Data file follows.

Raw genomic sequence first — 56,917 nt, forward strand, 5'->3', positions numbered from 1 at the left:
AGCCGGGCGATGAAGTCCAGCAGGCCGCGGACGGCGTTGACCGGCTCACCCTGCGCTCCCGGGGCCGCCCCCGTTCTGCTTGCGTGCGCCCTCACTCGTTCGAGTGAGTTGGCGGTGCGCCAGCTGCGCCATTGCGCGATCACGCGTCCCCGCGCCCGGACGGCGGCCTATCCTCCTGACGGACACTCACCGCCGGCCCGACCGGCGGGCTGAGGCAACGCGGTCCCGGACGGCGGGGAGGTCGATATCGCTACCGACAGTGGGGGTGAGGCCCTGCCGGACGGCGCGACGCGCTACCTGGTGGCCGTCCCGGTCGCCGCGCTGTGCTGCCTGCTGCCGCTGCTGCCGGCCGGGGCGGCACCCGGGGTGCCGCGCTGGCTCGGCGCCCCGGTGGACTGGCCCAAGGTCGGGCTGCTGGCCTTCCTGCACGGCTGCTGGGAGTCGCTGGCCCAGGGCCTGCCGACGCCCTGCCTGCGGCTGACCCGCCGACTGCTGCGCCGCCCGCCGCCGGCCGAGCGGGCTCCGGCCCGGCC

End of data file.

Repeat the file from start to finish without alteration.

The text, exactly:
Raw genomic sequence first — 56,917 nt, forward strand, 5'->3', positions numbered from 1 at the left:
AGCCGGGCGATGAAGTCCAGCAGGCCGCGGACGGCGTTGACCGGCTCACCCTGCGCTCCCGGGGCCGCCCCCGTTCTGCTTGCGTGCGCCCTCACTCGTTCGAGTGAGTTGGCGGTGCGCCAGCTGCGCCATTGCGCGATCACGCGTCCCCGCGCCCGGACGGCGGCCTATCCTCCTGACGGACACTCACCGCCGGCCCGACCGGCGGGCTGAGGCAACGCGGTCCCGGACGGCGGGGAGGTCGATATCGCTACCGACAGTGGGGGTGAGGCCCTGCCGGACGGCGCGACGCGCTACCTGGTGGCCGTCCCGGTCGCCGCGCTGTGCTGCCTGCTGCCGCTGCTGCCGGCCGGGGCGGCACCCGGGGTGCCGCGCTGGCTCGGCGCCCCGGTGGACTGGCCCAAGGTCGGGCTGCTGGCCTTCCTGCACGGCTGCTGGGAGTCGCTGGCCCAGGGCCTGCCGACGCCCTGCCTGCGGCTGACCCGCCGACTGCTGCGCCGCCCGCCGCCGGCCGAGCGGGCTCCGGCCCGGCC